Google proudly announced in an email to all of it’s users, “We’re getting rid of over 60 different privacy policies across [the company] and replacing them with one that’s a lot shorter and easier to read.”

The change in Google’s privacy policies will go live March 1. The multinational corporation extols its streamlined privacy guidelines as an improvement. In actuality, the reduction from 60 policies to one transparently exhibits Google’s fading loyalty to its consumers.

Starting in March, Google will openly access consumers’ personal information, web history and email correspondents. Google is peddling these changes as an enhancement to the Google experience, advertising that their services will now be “tailored for you.” While users are signed into any Google accounts (Gmail, GooglePlus or YouTube), Google will collect information on their Internet activities. The benefits the company trumpets are that search results will be customized to users and recommendations will make navigating the Internet effortless.

Maybe one day, I’ll regard the personalized web experience as convenient when Google suggests I email my sisters about the Preen dress I mark as a favorite on Shopbop or when YouTube remembers that I like an Andrew Bird song with Bon Iver. But for now, I find the collection and maintence of large amounts of personal information by a large corporation like Google highly disturbing.

For our generation, the limits and norms of privacy have been reworked and redefined as often as the Facebook interface. Social media is constantly blurring the barrier between what we consider private and what we consider public. Technically, Facebook owns everything that we ever post, like or send even in a “private” message.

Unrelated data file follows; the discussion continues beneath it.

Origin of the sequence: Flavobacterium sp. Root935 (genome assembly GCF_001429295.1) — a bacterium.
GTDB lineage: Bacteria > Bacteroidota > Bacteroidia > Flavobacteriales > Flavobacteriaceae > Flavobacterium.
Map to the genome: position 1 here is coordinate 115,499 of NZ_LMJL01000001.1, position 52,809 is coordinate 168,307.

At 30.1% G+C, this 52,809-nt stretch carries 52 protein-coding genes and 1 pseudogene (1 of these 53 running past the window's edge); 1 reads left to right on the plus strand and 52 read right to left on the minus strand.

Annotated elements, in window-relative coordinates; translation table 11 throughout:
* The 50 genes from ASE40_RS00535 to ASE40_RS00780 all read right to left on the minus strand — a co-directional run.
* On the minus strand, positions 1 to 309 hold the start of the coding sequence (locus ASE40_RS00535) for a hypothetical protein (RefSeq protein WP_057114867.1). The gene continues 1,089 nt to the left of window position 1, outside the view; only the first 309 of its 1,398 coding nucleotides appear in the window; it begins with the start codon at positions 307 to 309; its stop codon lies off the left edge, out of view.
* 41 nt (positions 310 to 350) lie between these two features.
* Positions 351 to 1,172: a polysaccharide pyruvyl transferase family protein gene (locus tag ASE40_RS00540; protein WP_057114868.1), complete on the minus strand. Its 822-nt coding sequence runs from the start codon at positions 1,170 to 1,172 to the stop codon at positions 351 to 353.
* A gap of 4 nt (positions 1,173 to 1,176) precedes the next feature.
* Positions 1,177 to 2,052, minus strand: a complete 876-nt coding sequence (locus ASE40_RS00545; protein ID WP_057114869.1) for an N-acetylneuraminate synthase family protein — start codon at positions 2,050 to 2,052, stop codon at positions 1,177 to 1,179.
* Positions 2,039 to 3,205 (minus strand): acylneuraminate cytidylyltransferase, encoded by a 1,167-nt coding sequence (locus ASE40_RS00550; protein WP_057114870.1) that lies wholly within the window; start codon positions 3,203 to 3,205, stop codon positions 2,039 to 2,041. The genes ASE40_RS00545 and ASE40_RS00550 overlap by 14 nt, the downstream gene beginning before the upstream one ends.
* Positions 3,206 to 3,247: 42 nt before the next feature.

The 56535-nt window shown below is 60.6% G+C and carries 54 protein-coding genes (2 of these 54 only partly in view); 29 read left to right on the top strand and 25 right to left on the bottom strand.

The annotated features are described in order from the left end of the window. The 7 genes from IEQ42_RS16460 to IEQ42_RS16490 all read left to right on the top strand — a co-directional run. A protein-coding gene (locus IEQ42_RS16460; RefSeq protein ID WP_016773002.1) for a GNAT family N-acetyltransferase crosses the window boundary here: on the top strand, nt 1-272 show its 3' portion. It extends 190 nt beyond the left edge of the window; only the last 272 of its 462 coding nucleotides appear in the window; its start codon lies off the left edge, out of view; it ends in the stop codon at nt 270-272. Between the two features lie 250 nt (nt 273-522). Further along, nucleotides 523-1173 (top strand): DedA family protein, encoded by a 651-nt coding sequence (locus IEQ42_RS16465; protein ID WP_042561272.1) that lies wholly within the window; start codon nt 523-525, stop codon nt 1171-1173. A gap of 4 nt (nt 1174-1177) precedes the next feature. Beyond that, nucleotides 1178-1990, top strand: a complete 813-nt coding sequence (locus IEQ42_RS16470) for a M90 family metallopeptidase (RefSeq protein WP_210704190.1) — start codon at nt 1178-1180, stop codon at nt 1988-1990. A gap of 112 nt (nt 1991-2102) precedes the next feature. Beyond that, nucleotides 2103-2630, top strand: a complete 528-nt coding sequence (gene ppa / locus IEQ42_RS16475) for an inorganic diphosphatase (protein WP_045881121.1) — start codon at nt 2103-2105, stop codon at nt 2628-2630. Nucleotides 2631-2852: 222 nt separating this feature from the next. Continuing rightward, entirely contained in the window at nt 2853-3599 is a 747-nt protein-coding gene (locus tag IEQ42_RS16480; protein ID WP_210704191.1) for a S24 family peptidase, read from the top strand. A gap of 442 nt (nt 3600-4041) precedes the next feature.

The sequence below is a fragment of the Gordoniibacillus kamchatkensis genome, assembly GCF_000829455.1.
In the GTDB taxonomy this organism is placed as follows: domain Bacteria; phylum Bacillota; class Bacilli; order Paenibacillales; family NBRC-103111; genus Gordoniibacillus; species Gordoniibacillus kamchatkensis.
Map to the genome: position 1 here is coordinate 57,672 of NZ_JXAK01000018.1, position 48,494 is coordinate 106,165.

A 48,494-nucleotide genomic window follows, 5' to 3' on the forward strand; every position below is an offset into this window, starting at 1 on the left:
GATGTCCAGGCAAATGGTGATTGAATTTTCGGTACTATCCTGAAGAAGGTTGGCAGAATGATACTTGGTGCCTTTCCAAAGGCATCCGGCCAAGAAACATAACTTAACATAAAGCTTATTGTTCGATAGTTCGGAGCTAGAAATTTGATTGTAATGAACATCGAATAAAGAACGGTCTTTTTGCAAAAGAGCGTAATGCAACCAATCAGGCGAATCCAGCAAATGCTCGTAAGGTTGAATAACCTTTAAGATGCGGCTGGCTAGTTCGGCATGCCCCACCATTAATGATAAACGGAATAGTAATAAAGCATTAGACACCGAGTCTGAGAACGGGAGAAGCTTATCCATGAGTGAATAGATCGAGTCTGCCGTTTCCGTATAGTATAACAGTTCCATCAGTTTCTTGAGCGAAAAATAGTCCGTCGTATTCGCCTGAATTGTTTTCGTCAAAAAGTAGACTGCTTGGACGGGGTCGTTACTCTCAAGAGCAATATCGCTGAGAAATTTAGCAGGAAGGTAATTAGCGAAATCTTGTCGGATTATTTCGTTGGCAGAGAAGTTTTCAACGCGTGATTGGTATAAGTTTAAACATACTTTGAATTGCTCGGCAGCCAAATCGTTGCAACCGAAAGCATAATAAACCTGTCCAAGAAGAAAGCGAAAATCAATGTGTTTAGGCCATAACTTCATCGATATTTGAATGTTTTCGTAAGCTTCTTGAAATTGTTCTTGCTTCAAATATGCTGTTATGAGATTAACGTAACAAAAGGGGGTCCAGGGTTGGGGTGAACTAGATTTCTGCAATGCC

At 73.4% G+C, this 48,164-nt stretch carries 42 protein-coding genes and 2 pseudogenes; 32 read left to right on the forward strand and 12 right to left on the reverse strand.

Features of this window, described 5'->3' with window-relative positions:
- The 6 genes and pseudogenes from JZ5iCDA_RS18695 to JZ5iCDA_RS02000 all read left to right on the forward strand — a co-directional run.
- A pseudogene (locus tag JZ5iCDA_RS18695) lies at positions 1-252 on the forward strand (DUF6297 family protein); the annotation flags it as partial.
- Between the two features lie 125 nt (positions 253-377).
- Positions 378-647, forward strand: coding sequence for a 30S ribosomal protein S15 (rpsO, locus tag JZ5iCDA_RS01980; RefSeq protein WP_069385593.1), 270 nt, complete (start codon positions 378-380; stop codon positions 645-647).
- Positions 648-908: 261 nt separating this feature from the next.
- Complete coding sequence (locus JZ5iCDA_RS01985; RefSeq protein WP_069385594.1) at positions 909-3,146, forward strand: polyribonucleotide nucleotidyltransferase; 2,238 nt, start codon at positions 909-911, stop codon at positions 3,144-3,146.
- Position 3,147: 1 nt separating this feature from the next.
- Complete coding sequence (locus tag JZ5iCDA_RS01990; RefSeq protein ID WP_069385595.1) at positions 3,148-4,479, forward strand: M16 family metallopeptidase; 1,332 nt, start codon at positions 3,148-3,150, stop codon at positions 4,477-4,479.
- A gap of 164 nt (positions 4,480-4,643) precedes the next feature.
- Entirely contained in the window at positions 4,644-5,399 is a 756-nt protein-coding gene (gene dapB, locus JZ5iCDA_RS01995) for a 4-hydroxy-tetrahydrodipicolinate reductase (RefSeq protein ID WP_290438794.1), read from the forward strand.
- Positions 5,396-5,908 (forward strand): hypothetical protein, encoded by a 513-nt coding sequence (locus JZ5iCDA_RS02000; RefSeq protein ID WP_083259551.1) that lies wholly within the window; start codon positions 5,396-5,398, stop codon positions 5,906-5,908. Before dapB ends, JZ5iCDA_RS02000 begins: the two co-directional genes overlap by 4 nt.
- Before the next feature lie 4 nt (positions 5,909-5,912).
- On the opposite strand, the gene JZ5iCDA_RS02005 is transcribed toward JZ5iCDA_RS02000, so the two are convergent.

With Google, there is no hiding. Your browser history is saved forever. This information will be analyzed and manipulated by statisticians then used to synchronize your email topics with search queries and more.

Cookies, tracking devices that identify the volume and specifics of user access to a server, are already at work on Amazon, eBay and countless other websites. But there’s a fine line between benign data collection and invasion of personal privacy. This semester, I ordered only two of the three books I needed for my Latin American history class. Luckily, Amazon picked up on the oversight and sent me an email recommending the third book. I was grateful to have the reminder. But Google’s desire to collect all of my Internet activity, not limited to one website or sector, clearly crosses the line.

Since Google powers Hoyamail, the changes in their privacy policies may have major implications for Georgetown network users. Students, faculty and staff who have linked their Gmail accounts with their Hoyamail accounts will undoubtedly be subject to the new policies. Customers have the option of moving all their information from Google (before March 1) and opting out of these new privacy invasions.

This troublesome change does not come unexpected. In 2010, former Google CEO Eric Schmidt acknowledged Google’s approach to its users’ privacy. He explained that Google saved user history for about a year and on multiple occasions presented user data as incriminating evidence in courts of law. He cautioned clients about the important of privacy and stated, “What we learn from this is that privacy is more important, not less important. … Privacy needs to be seen as more important than we’re treating it today only.”

A higher priority must be placed on privacy. As for me, I am not sure if the opportunity cost in inconvenience of removing all of my information from Google (as well as changing my email address) is worth avoiding the new policy. Are such policies the future of all email and social media providers? We must wait and see.

Sophia Berhie is a sophomore in the School of Foreign Service. CARDAMOM, SPICE AND HUMAN RIGHTS appears every other Tuesday.

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